PHILADELPHIA, PA (BRAIN)—Across the Delaware River from Philadelphia, stores in New Jersey have achieved longtime success with strong customer relationships that cross generations. Numerous store owners visited yesterday on the BRAIN Dealer Tour spoke of parents coming in to buy a bike for their son or daughter at the same store where they purchased their first bike.
Action Wheels has come a long way from its early days in a dingy little basement. Patty Woodworth and her brother Jim started selling BMX parts out of their parents’ basement in 1977, when they were just 13 and 14. Tapped into the local BMX race scene, they were having a hard time finding the parts they wanted. “Shops wouldn’t touch BMX,” said Woodworth.
Two years later Jim convinced his parents to sign a lease on a storefront in downtown Woodbury. “We had a cult following for BMX. We did business after school and weekends were huge,” said Woodworth.
In 1986, Action Wheels moved to its current standalone building in Wenonah, New Jersey and bought out the property over seven years. Woodworth said owning the space has been a huge asset. “To hold your own paper is immense when the economy goes south. Rent and mortgage payments have affected a lot of shops,” said Woodworth.
Three years ago, they gutted the space and in eight weeks completely remodeled the shop as a Specialized concept store. For Woodworth, the most important addition was automatic doors—a huge plus for customers wheeling in bikes. Sales jumped 20 percent that first year.
Woodworth said concentrating on one brand allowed it to narrow selection, going from, say four models priced at $450 to two models at the same price point. That allowed it to offer more selection to fill in gaps. “As we focused more, we saw sales go up,” said Woodworth.
For Chris Foster, owner of Peddler’s Shop, being located close to the Deptford Mall has been a boon. “This is a shopping hub in this area,” Foster said, adding that the shop, which has been in business since 1968, attracts customers 25 to 30 miles away.
Foster, who’s worked there since ’83 but became its owner in ’94, said Peddler’s long history in the market also works to its advantage. “This area is different from other parts of the country. It’s small-shop oriented and people are faithful. That’s probably why concept stores aren’t so prolific here,” he said.
Its main lines include Trek, Fuji and Felt, and middle-of-the-road hybrids and road bikes are its strongest categories. Foster said the shop also sells a lot of car racks, something he attributes to being close to the Jersey shore, a popular riding area for families in the summer.
Despite an unusually wet spring, Foster said Peddler’s is within $100 from last year’s sales at this time of year and on target to reach its 9 percent sales growth goal in 2011. “We’ve made up a lot of ground over the past two weekends,” he said, adding that its average sale is also up slightly this year.
Joe Vitale has sold—at one time or another—golf clubs, tennis racquets and Rollerblades. But after more than 30 years in retailing and dozens of awards, Vitale is betting on the bicycle industry’s future.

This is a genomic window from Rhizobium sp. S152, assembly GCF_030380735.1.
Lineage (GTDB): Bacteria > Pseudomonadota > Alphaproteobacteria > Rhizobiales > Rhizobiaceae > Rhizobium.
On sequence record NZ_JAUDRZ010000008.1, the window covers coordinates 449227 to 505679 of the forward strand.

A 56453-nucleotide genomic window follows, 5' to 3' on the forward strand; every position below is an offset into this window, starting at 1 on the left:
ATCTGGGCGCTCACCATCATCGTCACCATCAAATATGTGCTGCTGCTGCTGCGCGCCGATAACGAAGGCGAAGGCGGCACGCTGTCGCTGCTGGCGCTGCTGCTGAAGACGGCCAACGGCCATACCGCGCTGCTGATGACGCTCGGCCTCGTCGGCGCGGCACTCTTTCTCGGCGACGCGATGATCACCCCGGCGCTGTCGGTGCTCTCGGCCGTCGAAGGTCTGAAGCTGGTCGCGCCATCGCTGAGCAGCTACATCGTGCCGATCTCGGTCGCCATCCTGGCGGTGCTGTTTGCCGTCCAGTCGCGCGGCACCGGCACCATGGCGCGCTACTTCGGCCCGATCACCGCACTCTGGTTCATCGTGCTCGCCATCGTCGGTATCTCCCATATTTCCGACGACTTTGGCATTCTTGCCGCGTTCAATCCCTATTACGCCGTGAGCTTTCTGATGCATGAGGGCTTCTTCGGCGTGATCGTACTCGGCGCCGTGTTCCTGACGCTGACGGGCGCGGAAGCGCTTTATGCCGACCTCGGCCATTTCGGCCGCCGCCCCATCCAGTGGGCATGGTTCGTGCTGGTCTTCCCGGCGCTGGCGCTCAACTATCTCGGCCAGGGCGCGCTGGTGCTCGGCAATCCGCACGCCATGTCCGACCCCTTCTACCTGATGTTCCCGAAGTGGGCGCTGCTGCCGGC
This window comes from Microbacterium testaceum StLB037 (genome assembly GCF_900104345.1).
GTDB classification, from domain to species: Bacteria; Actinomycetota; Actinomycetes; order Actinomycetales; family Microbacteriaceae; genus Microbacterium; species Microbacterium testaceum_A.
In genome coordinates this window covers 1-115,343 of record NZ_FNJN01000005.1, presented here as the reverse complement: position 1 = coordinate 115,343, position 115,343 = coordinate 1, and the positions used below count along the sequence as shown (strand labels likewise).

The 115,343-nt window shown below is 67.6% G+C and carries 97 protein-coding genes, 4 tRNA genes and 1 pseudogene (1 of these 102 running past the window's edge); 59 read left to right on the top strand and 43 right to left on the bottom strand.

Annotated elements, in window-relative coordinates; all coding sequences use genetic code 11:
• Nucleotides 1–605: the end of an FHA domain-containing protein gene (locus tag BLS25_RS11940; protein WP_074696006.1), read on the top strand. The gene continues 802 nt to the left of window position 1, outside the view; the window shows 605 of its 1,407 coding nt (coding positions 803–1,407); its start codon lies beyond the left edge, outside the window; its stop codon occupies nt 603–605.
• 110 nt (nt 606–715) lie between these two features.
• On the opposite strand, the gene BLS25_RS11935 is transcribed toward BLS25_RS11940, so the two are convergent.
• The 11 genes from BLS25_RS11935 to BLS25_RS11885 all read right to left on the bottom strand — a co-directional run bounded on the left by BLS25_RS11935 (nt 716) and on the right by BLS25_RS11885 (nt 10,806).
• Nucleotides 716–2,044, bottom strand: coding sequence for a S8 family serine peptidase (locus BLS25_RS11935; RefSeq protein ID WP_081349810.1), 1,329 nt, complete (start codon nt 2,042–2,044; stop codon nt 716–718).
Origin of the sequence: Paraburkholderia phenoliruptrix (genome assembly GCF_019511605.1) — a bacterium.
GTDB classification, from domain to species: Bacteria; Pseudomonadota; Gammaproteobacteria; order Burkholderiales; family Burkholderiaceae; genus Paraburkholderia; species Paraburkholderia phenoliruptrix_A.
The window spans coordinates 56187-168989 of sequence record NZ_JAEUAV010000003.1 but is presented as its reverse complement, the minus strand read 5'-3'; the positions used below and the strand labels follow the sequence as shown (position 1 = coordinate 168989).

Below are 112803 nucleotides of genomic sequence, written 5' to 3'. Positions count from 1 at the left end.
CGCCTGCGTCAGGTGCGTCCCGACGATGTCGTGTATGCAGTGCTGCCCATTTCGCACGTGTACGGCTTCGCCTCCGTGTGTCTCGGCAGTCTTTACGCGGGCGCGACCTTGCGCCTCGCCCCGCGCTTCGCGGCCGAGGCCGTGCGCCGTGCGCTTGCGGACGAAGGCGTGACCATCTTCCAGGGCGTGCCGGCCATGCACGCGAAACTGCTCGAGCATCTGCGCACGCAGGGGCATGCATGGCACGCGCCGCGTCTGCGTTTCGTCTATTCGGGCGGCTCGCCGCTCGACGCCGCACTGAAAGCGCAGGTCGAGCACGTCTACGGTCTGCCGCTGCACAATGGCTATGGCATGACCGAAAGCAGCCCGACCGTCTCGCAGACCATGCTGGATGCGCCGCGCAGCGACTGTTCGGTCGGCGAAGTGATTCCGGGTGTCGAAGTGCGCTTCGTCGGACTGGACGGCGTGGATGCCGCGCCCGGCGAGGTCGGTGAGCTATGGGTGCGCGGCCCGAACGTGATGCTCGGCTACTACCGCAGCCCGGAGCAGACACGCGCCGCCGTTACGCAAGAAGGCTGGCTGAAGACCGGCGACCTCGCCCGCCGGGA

Still, he continues to hedge his bets by selling skis and snowboards in the winter. But he views the bicycle industry as “stable” and an industry that has room to grow.
Vitale’s Danzeisen & Quigley, or D & Q as it’s known, is a legendary sports retail outlet on the East Coast attracting customers from Delaware to New York City. And at the age of 58, Vitale is as excited today about retailing as he was in 1968 when he was cutting grass at the original D & Q.
Like other retailers we’ve met on the Philadelphia Dealer Tour, Vitale said his sales were off through May—about 15 percent. When asked why, Vitale shrugged. “I don’t know for sure—the weather, the economy,” he said.
Still, after more than 30 days of rain in April and May—and some weekends a complete bust weather-wise—sales are starting to show signs of life. His winter business was generally OK thanks to good snow in the East. But trends in snow sports, especially skiing, are changing. Snowboard sales are driving his winter business thanks to younger customers, while ski sales are slumping.
Vitale estimates that 50 percent of his annual revenue comes from snow sports, 37 percent from bicycle sales and the rest from cycling accessories.
His showroom floor covers some 13,000 square feet and in the spring, summer and early fall he stocks Trek, Fuji, Scott and a smattering of Colnago and Look bikes. But Trek is his primary brand.
Over in Cherry Hill, New Jersey, Keswick Cycle also benefits from a longstanding reputation in the community. Its Glenside, Pennsylvania store has been around since 1933. At one time a Schwinn concept store, the business has evolved over the years, selling lawn mowers and doubling as a hobby shop in its early days and expanding with a second store in Jersey in 2006.
A third store has been in the works for the past seven years and should open this summer, said Brian Hackford, a former investment manager who shares an equal ownership stake with David Kaplan, who purchased the business from the original family owners in 1998.
Hackford said his ultimate goal is to surround the Philadelphia area with stores east, north and west of the city, and eventually expand into neighboring Delaware. “There’s no big player in this market—not as far as IBD,” he said. “It’s a scary time to be in the bike industry but also a great time. There’s opportunity.”
BRAIN editors and Dealer Tour sponsors Advanced Sports Inc., Campagnolo, Interbike and Gore will visit stores in downtown Philly tomorrow. You can follow along with the Tour on Twitter at www.twitter.com/bicycleretailer and on Facebook at www.facebook.com/bicycleretailer (click on above link).
Photo: A Penny Farthing at Danzeisen & Quigley (credit Jake Orness).